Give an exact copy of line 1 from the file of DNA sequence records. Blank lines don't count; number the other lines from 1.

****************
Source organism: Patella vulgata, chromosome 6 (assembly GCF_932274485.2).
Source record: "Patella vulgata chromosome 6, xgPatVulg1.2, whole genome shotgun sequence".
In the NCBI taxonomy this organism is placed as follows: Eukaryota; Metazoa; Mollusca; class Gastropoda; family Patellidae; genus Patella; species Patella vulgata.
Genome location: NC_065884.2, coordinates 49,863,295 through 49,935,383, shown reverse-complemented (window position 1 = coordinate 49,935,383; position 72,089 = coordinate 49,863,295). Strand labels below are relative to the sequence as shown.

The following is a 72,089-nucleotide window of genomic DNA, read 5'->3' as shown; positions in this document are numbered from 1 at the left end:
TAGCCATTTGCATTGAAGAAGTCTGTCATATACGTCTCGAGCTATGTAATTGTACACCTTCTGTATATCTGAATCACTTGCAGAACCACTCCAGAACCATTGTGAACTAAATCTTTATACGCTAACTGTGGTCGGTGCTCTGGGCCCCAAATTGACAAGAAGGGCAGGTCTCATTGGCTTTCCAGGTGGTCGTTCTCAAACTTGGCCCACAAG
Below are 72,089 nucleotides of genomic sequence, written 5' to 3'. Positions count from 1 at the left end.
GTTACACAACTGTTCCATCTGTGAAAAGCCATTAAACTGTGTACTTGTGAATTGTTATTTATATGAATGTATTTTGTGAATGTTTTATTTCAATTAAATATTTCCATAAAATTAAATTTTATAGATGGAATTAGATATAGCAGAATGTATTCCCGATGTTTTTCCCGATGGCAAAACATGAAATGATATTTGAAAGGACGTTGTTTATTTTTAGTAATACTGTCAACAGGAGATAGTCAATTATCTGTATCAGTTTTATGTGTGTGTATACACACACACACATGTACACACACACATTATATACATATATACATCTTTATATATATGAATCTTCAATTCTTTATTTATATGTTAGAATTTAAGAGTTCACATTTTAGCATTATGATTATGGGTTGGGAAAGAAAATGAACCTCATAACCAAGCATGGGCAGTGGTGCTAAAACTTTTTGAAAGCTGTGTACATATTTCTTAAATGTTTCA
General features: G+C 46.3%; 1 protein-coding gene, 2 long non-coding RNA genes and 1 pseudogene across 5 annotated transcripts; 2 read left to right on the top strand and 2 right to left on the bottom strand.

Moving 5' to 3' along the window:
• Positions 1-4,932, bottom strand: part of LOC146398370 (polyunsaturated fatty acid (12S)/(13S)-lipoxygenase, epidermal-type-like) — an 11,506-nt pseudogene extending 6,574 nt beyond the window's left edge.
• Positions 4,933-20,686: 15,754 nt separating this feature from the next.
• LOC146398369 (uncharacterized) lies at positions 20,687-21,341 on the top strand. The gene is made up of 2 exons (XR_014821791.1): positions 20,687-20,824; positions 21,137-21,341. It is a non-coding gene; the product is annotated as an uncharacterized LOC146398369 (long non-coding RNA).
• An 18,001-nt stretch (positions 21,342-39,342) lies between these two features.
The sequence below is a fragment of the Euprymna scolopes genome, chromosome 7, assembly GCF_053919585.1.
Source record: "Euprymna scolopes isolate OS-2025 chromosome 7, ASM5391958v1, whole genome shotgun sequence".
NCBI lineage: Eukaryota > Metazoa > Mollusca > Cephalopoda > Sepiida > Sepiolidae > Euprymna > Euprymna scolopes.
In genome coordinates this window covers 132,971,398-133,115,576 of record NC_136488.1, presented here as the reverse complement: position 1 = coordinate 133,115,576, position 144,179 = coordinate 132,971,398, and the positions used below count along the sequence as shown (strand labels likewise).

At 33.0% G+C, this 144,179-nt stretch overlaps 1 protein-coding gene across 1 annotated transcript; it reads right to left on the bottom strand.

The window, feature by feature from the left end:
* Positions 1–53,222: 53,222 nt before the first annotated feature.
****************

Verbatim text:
Source organism: Patella vulgata, chromosome 6 (assembly GCF_932274485.2).